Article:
Sunday, April 17, 2011

I've Got a Basketball Jones

It's that magical time of the year again, the NBA playoffs! As a long time "casual" Miami Heat fan I have to admit that I haven't had this much interest in the post-season for quite a few years. While the more violent NHL playoffs are overshadowed by the more popular NBA playoffs the next handful of weeks, the sports fight enthusiast is bound to get at least a taste of some scuffles in basketball within the next few days.

In Miami's last stretch of games leading to the post-season, I've noticed something off with my boy Big Z, Zydrunas Ilgauskas, he's been fiery under the collar. The normally quiet, Lithuanian, "soft" center, known for reading military fiction novels in the locker room, has inexplicably morphed into an enforcer type player. After an errant elbow against the Wizards, Z got into an admittedly hilarious scuffle with the 15 years his younger, 11 inches his shorter John Wall.
About a week later he was at it again; getting fired up and pegging an opposing player in the back with a basketball, dodge-ball style

What makes fights and scuffles so interesting in the NBA is the relatively more intimate nature of the sport for TV viewers. No faces are obscured by helmets or hats and cameras are able to move in close on the hardwood. NBA is also a game of superstars and personalities. As much as it advertised as a team sport, a single player such as Lebron, Wade, Kobe or D-Rose can take complete control of a game in the final minutes or any span for that matter. Being a limited-contact sport, fights happen infrequently. When a fight does breaks out though, one can see the emotion, anger and sometimes the attempted restraint of those emotions by the participants. Hockey fights on the other hand , which happen statistically almost every other game, boil down to two helmeted and padded thugs attempting to knock out whatever teeth the other has left. They happen so often that fans, while still excited for the spectacle, become desensitized to the violence.

If anyone remembers "The Malice at the Palace", sometimes basketball fights can get a bit too personal.

This fan is basically wearing the default facial expression anyone would have while in line of fire of a charging Ron Artest.


  1. There have been so close calls in basketball over the years, Artest's 'Malice in the Palace' being a main one, but they are so eye-opening because of the decreased physical aspect of basketball these days. With shot clock changes, three pointers, stricter charging rules, three seconds in the paint calls, and the like all of these changes have been installed to help the players avoid physical confrontation with one another. However, there are always players that take the physicality of the game to the next level (Shaq, Big Baby Davis, Dwight, to name a few) but they always try and keep the physicality on the court. These after the whistle shoving matches are pathetic and detrimental to the game. No one wants to see an actual fight between John Wall and The Big Z, because going by the 'tale of the tape', it would not be a fair fight. Also losing your cool like this in a game is frown upon on a stage like the NBA and strict actions have been taken to prevent this ludicrous behavior. Overall, fighting in sports is looked down upon (except in the great sport of hockey) because it is not an essential part of the game and instead shows over-sized men going completely rogue and wailing on each other like bullies in Middle School. Let's keep the boxing for the boxers and hockey players please.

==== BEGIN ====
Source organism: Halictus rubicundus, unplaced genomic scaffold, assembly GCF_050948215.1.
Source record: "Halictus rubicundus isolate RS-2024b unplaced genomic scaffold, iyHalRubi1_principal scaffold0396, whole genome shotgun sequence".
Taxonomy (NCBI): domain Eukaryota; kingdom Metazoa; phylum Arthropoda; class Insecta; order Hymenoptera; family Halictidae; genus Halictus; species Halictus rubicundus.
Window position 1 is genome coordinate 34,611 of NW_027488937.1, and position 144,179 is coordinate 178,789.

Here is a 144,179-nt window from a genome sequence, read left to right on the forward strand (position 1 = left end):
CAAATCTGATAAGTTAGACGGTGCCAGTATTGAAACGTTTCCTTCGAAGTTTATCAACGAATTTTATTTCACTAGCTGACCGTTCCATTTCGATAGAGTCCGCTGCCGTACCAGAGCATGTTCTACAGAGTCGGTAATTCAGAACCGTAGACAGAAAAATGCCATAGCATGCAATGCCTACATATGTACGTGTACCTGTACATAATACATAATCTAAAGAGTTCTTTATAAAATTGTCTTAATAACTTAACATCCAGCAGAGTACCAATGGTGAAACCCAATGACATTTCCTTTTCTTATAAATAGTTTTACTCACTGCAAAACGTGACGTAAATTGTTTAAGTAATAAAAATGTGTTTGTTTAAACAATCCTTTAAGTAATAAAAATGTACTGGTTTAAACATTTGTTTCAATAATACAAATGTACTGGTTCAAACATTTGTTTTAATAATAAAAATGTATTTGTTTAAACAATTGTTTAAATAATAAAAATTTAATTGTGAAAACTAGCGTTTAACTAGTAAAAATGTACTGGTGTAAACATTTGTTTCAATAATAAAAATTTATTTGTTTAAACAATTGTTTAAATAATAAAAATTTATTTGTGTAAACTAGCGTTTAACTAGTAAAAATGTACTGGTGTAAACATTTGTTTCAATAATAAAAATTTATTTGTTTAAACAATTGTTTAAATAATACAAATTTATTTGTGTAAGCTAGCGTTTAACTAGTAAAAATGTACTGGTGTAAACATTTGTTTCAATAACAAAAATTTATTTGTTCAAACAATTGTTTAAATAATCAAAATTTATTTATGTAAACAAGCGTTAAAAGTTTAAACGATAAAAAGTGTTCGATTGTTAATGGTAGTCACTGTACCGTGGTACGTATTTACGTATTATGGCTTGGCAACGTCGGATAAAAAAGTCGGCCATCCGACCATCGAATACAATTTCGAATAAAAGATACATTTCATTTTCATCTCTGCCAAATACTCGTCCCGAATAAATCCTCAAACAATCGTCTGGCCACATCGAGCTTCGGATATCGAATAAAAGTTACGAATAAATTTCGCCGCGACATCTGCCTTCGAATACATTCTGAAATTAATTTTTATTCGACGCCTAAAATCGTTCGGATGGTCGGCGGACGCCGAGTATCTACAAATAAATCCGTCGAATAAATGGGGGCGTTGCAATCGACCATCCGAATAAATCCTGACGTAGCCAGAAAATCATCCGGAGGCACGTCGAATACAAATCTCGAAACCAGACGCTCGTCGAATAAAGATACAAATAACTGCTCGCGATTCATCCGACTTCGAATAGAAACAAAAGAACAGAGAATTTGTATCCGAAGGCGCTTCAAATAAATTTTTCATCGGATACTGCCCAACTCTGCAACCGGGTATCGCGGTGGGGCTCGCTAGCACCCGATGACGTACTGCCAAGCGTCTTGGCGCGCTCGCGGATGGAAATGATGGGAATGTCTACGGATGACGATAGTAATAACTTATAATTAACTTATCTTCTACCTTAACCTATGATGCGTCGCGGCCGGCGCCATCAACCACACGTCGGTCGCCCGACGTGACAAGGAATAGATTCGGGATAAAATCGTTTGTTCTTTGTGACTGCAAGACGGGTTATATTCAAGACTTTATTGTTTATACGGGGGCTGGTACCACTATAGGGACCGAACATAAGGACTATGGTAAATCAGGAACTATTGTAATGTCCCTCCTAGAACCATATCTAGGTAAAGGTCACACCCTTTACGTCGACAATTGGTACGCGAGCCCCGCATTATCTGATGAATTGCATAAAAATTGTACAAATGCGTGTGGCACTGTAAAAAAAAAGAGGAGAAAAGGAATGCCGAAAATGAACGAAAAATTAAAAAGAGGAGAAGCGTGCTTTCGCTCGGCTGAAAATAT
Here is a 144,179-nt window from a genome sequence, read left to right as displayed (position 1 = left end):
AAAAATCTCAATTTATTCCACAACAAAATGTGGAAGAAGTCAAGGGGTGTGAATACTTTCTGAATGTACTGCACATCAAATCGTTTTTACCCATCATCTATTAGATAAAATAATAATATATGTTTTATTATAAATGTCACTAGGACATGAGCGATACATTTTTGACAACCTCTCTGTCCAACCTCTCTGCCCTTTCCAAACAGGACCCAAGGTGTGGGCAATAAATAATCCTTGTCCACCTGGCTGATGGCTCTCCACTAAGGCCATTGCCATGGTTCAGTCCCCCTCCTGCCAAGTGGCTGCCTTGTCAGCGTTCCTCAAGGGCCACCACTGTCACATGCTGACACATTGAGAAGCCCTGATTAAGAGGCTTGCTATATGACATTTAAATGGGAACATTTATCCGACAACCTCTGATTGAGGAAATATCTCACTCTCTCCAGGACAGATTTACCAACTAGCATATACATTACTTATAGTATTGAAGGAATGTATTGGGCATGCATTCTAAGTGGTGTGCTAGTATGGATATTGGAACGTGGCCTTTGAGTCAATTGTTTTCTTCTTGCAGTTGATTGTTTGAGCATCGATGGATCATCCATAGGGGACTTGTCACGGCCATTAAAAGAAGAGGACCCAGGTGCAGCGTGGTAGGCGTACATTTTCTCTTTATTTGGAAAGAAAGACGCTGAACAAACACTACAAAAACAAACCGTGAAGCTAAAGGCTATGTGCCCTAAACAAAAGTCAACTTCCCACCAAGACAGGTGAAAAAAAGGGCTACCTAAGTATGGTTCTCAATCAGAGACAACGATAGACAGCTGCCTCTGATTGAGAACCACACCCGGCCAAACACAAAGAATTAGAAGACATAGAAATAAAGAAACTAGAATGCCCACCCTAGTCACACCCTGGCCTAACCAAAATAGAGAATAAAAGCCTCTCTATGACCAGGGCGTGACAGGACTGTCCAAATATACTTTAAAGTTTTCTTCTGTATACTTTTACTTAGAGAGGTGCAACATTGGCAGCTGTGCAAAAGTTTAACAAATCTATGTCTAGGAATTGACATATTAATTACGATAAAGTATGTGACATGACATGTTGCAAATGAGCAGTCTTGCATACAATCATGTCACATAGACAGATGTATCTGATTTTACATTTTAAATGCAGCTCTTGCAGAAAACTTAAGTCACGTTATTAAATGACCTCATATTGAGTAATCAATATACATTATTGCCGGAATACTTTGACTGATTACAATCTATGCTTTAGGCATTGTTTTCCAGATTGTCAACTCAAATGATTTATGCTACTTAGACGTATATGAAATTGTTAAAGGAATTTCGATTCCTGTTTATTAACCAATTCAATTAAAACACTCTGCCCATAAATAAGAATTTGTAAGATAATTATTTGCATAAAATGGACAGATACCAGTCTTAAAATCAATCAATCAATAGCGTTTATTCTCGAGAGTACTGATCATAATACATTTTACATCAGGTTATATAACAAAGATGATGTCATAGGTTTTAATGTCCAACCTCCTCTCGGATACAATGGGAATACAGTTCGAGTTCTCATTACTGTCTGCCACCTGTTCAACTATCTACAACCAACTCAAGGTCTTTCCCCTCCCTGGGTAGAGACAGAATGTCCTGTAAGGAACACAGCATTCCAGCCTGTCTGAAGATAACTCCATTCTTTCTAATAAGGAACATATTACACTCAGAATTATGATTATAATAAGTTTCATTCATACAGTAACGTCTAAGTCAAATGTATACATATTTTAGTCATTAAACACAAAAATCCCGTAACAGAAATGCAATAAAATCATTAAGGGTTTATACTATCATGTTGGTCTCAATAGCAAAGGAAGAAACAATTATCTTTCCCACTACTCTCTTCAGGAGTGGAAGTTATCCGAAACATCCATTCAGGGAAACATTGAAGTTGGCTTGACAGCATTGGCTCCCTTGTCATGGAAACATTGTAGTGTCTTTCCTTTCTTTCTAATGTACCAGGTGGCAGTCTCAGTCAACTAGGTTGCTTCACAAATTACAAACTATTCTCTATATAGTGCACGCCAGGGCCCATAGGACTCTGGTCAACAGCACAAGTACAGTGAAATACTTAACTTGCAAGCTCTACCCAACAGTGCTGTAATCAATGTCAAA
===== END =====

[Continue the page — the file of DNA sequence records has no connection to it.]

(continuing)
2. Even though fighting in sports is frowned upon, it's very entertaining because it demonstrates how competitive these athletes are, and the emotions that these players show just how personally they take a foul. Take a look at the Cortland Finnegan and Andre Johnson fight for instance:
    Andre Johnson is normally a quiet, passive person, but in the heat of the moment even he can be provoked to violence.

  3. When I see players confronting fans i feel conflicted because i do believe they have to be held to a higher standard but that does not mean they are not real people and have the same emotions as everyone else. I dont think its fair that they have to put up with people cursing them and saying terrible things about them just because they play on the opposing team. Being in the public eye does mean you are open to criticism but that doesnt mean you have to stand by and take it. again, that doesnt mean go charging into the stands to punch some douchebag who threw something at you.


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